In early August 2015, more than a year after visiting the Stonewall set in Montreal, the first trailer for the film was released. In short order, online publications and commenters accused Roland Emmerich of "whitewashing" the Stonewall story.
Emmerich responded on his Facebook page: "I understand that following the release of our trailer there have been initial concerns about how this character's involvement is portrayed, but when this film -- which is truly a labor of love for me -- finally comes to theaters, audiences will see that it deeply honors the real-life activists who were there -- including Marsha P. Johnson, Sylvia Rivera, and Ray Castro -- and all the brave people who sparked the civil rights movement which continues to this day. We are all the same in our struggle for acceptance."
On the cover
Peter Hujar is a photographer best known for his portraits, including the often-reproduced image of Candy Darling on her hospital deathbed.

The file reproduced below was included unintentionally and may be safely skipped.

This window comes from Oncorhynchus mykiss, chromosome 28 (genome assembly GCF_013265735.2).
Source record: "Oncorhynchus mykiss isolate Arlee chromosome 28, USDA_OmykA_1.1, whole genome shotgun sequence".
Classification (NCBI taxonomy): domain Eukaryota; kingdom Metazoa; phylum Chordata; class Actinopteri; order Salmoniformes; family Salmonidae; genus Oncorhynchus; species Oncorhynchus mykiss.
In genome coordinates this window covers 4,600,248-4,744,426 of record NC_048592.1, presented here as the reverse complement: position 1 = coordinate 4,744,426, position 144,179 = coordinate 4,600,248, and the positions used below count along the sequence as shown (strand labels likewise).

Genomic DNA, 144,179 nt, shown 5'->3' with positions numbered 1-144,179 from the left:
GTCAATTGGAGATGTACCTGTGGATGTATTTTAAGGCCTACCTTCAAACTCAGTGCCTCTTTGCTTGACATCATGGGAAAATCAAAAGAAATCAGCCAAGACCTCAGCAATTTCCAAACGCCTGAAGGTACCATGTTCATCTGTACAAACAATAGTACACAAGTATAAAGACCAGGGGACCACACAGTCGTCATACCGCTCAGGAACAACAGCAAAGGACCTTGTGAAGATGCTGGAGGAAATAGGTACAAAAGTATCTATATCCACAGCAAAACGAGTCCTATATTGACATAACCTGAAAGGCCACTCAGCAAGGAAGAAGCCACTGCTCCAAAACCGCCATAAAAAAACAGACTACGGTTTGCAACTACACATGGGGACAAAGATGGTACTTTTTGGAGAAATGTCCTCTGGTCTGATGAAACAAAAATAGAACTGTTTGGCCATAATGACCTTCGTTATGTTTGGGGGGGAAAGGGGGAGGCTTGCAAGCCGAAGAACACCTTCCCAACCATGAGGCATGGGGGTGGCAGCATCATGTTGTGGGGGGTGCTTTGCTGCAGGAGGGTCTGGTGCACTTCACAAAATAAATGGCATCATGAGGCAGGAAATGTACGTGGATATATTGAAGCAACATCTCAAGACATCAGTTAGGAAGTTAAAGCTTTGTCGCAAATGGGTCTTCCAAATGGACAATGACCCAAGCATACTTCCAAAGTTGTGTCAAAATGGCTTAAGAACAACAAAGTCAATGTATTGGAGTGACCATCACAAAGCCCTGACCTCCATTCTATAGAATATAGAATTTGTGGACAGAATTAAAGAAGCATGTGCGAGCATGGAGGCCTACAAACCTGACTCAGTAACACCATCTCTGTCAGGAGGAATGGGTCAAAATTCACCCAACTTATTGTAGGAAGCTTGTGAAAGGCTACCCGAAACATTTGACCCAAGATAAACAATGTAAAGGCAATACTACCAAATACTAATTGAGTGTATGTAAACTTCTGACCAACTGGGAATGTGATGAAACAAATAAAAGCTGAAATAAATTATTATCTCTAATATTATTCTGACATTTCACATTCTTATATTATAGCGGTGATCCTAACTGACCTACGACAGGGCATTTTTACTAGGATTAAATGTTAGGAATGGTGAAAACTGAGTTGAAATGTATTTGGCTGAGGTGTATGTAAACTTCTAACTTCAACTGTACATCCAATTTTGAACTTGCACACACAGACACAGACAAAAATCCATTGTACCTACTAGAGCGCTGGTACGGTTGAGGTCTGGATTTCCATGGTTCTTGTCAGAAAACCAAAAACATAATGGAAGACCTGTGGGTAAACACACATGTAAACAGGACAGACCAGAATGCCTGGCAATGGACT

But it was to mark the first anniversary of the Stonewall uprising that Hujar shot this iconic image, which the Gay Liberation Front employed as a poster to recruit participants in the first Pride march in June 1970. Though he hoped to gather hundreds of subjects, only a handful were courageous enough to attend the early morning shoot in the Flatiron neighborhood of Manhattan. Undaunted, Hujar mounted the pedestal of a lamppost and directed his subjects to charge at the camera, and in the resulting image--which was papered on buildings throughout Greenwich Village and which read, "Come out! Join the sisters and brothers of the Gay Liberation Front" -- those 18 people have the might of an army.
Fran Winant, one of the participants, told The Gay & Lesbian Review, "As a measure of our success, no one now can know the fear we felt then at being in this photo and the poster made from it. Each year millions celebrate gay liberation with us. I imagine them filling the empty space in the photograph behind us."
While very few photos of the Stonewall riots exist, Hujar's iconic image resonates with the uncompromising spirit, rage, and hope of a burgeoning civil rights movement. --Matthew Breen